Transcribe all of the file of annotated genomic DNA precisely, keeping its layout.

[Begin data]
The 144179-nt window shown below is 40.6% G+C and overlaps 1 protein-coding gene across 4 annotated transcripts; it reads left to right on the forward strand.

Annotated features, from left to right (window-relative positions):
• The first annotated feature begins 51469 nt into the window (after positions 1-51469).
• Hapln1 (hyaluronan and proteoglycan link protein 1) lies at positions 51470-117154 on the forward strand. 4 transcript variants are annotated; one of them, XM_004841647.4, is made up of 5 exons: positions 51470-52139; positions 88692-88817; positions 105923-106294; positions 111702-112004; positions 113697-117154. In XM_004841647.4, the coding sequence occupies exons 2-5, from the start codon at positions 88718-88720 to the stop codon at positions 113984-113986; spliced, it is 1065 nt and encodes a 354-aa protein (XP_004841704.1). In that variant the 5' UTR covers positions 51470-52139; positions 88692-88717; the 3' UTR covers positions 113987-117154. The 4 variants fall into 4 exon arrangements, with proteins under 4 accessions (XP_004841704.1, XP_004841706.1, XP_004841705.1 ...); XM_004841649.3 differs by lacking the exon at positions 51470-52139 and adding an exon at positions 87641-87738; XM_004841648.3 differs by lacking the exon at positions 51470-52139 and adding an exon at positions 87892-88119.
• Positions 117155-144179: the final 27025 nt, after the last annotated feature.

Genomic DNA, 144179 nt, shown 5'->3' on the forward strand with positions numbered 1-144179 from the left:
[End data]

The 144179-nt window shown below is 40.6% G+C and overlaps 1 protein-coding gene across 4 annotated transcripts; it reads left to right on the forward strand.

Annotated features, from left to right (window-relative positions):
• The first annotated feature begins 51469 nt into the window (after positions 1-51469).
• Hapln1 (hyaluronan and proteoglycan link protein 1) lies at positions 51470-117154 on the forward strand. 4 transcript variants are annotated; one of them, XM_004841647.4, is made up of 5 exons: positions 51470-52139; positions 88692-88817; positions 105923-106294; positions 111702-112004; positions 113697-117154. In XM_004841647.4, the coding sequence occupies exons 2-5, from the start codon at positions 88718-88720 to the stop codon at positions 113984-113986; spliced, it is 1065 nt and encodes a 354-aa protein (XP_004841704.1). In that variant the 5' UTR covers positions 51470-52139; positions 88692-88717; the 3' UTR covers positions 113987-117154. The 4 variants fall into 4 exon arrangements, with proteins under 4 accessions (XP_004841704.1, XP_004841706.1, XP_004841705.1 ...); XM_004841649.3 differs by lacking the exon at positions 51470-52139 and adding an exon at positions 87641-87738; XM_004841648.3 differs by lacking the exon at positions 51470-52139 and adding an exon at positions 87892-88119.
• Positions 117155-144179: the final 27025 nt, after the last annotated feature.

Genomic DNA, 144179 nt, shown 5'->3' on the forward strand with positions numbered 1-144179 from the left: